Revisiting accounting for levies

SUITS THE C-SUITE By Meynard A. Bonoen

First Published in Business World (07/28/2014)

PAYING THE government certain amounts primarily due to legislation is often customary or necessary in conducting a business.

In our current business environment where compliance with legislation is paramount, businesses are compelled to pay and settle these obligations. Failure to comply with these obligations has implications ranging from imposition of penalties to revocation of licenses or business permits.

When governments or public authorities impose levies on business entities, other than impositions for income taxes and fines or other penalties, it is not always clear when the obligation to pay arises, and, consequently, when such obligation should be recognized in financial statements.

This has resulted in differences in the timing of recognition among companies. In May 2013, the IFRS Interpretations Committee issued IFRIC 21, Levies, to address this issue. The interpretation clarifies when liabilities for levies should be recognized in the financial statements.

IFRIC 21 defines a levy as “an outflow of resources (embodying economic benefits) that is imposed by governments (including government agencies and similar bodies whether local, national or international) on entities in accordance with legislation (i.e., laws and/or regulations).”

At first glance, this new definition appears broad and may cover all kinds of payments to governments by virtue of legislation. IFRIC 21, however, limits its scope and coverage to exclude payments that are within the scope of other accounting standards (such as income taxes covered by International Accounting Standards (IAS) 12, Income Taxes and service concession agreements covered by IFRIC 12, Service Concession Arrangements), fines and other penalties imposed for breaches of legislation; and contractual payments made to governments for the acquisition of an asset or rendering of a service. Moreover, application is not required for liabilities that arise from emission trading schemes.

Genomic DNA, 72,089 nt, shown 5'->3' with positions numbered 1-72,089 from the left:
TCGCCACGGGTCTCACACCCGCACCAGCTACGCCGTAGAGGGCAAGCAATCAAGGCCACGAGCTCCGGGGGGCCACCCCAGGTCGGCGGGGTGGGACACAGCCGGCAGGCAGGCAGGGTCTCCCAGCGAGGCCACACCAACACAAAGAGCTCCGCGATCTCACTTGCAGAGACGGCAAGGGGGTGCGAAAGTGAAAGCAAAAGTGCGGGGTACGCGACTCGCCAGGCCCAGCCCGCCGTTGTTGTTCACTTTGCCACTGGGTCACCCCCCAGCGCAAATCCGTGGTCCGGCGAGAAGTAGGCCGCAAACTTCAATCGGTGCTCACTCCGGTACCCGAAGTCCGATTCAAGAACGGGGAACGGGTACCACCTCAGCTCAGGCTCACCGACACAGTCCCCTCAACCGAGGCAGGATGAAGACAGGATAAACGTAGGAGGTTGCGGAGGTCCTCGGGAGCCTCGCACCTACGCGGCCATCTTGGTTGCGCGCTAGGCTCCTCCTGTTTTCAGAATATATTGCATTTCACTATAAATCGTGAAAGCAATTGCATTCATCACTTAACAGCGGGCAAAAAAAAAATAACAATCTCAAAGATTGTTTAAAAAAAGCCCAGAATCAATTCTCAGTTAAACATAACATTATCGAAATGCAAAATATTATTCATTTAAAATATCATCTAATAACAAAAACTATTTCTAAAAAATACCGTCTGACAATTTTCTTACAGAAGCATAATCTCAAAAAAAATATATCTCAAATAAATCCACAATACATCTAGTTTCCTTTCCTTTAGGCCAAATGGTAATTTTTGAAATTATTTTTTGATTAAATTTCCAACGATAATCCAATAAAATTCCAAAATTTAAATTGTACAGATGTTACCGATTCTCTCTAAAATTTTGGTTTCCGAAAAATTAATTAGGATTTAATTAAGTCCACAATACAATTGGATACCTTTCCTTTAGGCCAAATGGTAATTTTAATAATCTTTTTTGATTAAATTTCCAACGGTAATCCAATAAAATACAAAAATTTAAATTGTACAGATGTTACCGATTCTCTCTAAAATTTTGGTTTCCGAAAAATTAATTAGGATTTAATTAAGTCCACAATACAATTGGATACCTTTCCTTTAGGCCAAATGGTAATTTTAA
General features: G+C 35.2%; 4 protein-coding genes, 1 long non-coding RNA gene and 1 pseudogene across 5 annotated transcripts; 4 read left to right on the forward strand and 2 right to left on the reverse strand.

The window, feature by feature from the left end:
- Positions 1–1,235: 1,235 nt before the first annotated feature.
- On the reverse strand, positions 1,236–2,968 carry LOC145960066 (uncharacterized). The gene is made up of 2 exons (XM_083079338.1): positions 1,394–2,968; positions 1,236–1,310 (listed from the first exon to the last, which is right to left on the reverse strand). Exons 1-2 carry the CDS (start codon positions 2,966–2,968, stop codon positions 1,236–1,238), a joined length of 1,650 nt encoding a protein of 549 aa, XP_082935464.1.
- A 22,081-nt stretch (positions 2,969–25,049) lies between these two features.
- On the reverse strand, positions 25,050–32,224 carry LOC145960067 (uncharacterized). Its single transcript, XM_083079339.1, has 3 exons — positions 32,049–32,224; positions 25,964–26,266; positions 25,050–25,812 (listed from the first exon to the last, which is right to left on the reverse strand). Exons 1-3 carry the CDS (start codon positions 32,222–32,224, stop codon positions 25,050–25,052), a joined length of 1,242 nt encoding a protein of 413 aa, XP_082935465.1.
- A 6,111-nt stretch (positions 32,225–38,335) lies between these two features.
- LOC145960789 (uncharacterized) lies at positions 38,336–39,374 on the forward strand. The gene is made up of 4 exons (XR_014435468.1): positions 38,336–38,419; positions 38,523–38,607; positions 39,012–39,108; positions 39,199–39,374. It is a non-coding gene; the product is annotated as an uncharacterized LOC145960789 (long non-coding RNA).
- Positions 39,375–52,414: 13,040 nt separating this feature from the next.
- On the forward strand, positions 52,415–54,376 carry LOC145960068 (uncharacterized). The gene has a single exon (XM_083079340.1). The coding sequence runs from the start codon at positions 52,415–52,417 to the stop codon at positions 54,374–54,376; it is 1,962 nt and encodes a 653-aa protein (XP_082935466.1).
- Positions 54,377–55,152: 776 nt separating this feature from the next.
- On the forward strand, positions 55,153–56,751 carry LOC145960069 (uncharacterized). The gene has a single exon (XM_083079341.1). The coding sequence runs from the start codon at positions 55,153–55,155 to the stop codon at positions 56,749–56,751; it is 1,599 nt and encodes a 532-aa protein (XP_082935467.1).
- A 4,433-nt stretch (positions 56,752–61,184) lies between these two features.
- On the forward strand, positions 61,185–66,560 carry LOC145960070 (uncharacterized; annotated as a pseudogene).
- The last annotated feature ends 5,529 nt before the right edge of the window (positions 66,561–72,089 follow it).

It should also be noted that payments other than those explicitly called a “levy” may likewise be covered by IFRIC 21. The nature — more than the designation — of the payment is the better qualifier to determine whether the obligation is within the scope of IFRIC 21.

Businesses should consider and reassess all payments imposed by governments pursuant to legislation as many of these are not explicitly identified as levies. Legislation is not always clear on the nature of the payment and the activity that gives rise to the obligation. Sound business judgment in determining whether a payment is in the scope of IFRIC 21 must be exercised. This entails evaluation of each type of payment on its own merits and according to the legal requirements.

Some examples of payments that may be within the scope of IFRIC 21 (although specific facts and circumstances should be carefully analyzed) are real property taxes, local business taxes, and capital-based taxes. These could also include certain fees, concessions, or contributions imposed on industries which are regulated by the government such as in banking, insurance, telecommunications, power and utilities, among others. Careful assessment, however, should be made to ensure that such payments are not covered by the scope exclusions described above.